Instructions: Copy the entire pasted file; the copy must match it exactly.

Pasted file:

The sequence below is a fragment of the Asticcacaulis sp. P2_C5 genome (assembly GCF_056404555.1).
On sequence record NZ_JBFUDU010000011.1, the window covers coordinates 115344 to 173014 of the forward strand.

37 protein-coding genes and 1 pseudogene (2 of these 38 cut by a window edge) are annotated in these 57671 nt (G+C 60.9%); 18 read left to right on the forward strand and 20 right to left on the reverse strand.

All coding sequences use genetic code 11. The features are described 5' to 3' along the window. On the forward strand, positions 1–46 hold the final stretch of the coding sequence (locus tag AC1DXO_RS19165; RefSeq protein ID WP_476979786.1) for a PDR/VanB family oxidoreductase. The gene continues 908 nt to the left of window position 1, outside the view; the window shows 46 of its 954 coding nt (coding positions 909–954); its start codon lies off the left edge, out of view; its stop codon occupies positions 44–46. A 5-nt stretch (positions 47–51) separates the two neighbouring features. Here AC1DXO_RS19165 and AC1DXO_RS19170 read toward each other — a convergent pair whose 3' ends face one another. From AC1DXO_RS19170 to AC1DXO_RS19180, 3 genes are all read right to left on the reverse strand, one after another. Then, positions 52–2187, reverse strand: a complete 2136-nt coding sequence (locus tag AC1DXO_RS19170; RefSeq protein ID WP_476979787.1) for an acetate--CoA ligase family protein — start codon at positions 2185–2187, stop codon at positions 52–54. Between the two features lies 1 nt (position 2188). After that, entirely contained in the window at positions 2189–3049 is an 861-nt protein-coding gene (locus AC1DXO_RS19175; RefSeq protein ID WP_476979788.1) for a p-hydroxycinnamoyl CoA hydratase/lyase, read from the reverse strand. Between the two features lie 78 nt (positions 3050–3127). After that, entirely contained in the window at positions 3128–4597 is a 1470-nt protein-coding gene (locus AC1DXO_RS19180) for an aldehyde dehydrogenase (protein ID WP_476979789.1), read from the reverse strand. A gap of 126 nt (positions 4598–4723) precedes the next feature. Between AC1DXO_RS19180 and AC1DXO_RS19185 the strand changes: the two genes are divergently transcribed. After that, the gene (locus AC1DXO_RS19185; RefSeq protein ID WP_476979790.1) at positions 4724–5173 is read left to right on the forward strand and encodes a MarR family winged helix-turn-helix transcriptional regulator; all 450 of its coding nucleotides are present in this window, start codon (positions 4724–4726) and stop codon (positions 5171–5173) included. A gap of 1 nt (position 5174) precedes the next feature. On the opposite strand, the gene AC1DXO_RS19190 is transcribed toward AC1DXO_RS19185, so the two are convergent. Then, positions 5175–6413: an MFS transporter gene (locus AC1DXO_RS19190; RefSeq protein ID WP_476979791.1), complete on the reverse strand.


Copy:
The sequence below is a fragment of the Asticcacaulis sp. P2_C5 genome (assembly GCF_056404555.1).
On sequence record NZ_JBFUDU010000011.1, the window covers coordinates 115344 to 173014 of the forward strand.

37 protein-coding genes and 1 pseudogene (2 of these 38 cut by a window edge) are annotated in these 57671 nt (G+C 60.9%); 18 read left to right on the forward strand and 20 right to left on the reverse strand.

All coding sequences use genetic code 11. The features are described 5' to 3' along the window. On the forward strand, positions 1–46 hold the final stretch of the coding sequence (locus tag AC1DXO_RS19165; RefSeq protein ID WP_476979786.1) for a PDR/VanB family oxidoreductase. The gene continues 908 nt to the left of window position 1, outside the view; the window shows 46 of its 954 coding nt (coding positions 909–954); its start codon lies off the left edge, out of view; its stop codon occupies positions 44–46. A 5-nt stretch (positions 47–51) separates the two neighbouring features. Here AC1DXO_RS19165 and AC1DXO_RS19170 read toward each other — a convergent pair whose 3' ends face one another. From AC1DXO_RS19170 to AC1DXO_RS19180, 3 genes are all read right to left on the reverse strand, one after another. Then, positions 52–2187, reverse strand: a complete 2136-nt coding sequence (locus tag AC1DXO_RS19170; RefSeq protein ID WP_476979787.1) for an acetate--CoA ligase family protein — start codon at positions 2185–2187, stop codon at positions 52–54. Between the two features lies 1 nt (position 2188). After that, entirely contained in the window at positions 2189–3049 is an 861-nt protein-coding gene (locus AC1DXO_RS19175; RefSeq protein ID WP_476979788.1) for a p-hydroxycinnamoyl CoA hydratase/lyase, read from the reverse strand. Between the two features lie 78 nt (positions 3050–3127). After that, entirely contained in the window at positions 3128–4597 is a 1470-nt protein-coding gene (locus AC1DXO_RS19180) for an aldehyde dehydrogenase (protein ID WP_476979789.1), read from the reverse strand. A gap of 126 nt (positions 4598–4723) precedes the next feature. Between AC1DXO_RS19180 and AC1DXO_RS19185 the strand changes: the two genes are divergently transcribed. After that, the gene (locus AC1DXO_RS19185; RefSeq protein ID WP_476979790.1) at positions 4724–5173 is read left to right on the forward strand and encodes a MarR family winged helix-turn-helix transcriptional regulator; all 450 of its coding nucleotides are present in this window, start codon (positions 4724–4726) and stop codon (positions 5171–5173) included. A gap of 1 nt (position 5174) precedes the next feature. On the opposite strand, the gene AC1DXO_RS19190 is transcribed toward AC1DXO_RS19185, so the two are convergent. Then, positions 5175–6413: an MFS transporter gene (locus AC1DXO_RS19190; RefSeq protein ID WP_476979791.1), complete on the reverse strand.